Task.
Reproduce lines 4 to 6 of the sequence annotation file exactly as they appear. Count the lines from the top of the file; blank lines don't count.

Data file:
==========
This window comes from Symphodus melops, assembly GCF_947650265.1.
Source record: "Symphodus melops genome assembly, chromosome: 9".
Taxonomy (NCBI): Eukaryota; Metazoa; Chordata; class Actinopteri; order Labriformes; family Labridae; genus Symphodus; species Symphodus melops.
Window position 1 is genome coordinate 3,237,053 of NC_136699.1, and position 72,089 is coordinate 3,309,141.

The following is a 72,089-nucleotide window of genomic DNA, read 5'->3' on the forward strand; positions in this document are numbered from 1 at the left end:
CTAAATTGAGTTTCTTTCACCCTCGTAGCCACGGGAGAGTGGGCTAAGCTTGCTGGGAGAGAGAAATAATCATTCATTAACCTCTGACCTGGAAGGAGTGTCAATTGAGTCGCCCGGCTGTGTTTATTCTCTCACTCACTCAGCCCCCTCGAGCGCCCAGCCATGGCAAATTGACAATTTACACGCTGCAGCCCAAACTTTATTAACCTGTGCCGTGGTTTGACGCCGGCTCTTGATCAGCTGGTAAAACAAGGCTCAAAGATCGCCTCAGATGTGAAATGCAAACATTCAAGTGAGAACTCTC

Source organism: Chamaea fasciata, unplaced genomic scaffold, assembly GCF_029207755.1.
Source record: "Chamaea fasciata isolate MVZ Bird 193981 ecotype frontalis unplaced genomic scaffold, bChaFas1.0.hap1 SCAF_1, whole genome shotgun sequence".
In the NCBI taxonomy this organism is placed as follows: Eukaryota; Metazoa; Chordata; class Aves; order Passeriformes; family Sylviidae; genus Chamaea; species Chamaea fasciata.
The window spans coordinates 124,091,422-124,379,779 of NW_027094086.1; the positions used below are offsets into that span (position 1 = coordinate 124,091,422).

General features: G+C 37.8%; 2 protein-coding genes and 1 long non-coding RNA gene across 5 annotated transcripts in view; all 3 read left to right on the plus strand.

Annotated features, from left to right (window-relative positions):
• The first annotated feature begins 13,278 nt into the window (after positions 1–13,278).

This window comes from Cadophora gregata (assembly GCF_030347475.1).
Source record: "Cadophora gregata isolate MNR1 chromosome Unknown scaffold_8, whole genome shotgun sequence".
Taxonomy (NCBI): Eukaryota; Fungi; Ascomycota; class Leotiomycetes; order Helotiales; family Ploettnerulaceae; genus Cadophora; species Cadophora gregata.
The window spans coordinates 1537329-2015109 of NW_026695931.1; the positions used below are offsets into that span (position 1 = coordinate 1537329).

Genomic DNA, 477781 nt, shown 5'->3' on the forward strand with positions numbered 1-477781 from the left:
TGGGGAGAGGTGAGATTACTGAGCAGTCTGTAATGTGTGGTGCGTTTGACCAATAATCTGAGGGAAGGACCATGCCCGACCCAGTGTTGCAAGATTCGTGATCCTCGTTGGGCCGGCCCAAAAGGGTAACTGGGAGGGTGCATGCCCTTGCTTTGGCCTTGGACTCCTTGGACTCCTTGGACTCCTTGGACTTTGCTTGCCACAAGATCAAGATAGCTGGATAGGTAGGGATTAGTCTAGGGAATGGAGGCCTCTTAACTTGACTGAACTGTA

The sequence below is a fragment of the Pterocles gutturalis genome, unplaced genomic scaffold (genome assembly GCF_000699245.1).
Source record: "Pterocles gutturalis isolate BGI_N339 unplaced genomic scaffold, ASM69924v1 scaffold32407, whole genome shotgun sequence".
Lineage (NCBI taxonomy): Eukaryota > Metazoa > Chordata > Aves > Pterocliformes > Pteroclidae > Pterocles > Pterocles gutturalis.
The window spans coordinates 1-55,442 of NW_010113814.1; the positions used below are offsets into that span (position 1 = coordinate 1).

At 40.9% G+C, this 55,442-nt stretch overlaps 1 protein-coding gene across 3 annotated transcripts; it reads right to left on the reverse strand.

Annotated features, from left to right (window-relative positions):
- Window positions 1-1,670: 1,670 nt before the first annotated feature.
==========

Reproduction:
Window position 1 is genome coordinate 3,237,053 of NC_136699.1, and position 72,089 is coordinate 3,309,141.

The following is a 72,089-nucleotide window of genomic DNA, read 5'->3' on the forward strand; positions in this document are numbered from 1 at the left end:
CTAAATTGAGTTTCTTTCACCCTCGTAGCCACGGGAGAGTGGGCTAAGCTTGCTGGGAGAGAGAAATAATCATTCATTAACCTCTGACCTGGAAGGAGTGTCAATTGAGTCGCCCGGCTGTGTTTATTCTCTCACTCACTCAGCCCCCTCGAGCGCCCAGCCATGGCAAATTGACAATTTACACGCTGCAGCCCAAACTTTATTAACCTGTGCCGTGGTTTGACGCCGGCTCTTGATCAGCTGGTAAAACAAGGCTCAAAGATCGCCTCAGATGTGAAATGCAAACATTCAAGTGAGAACTCTC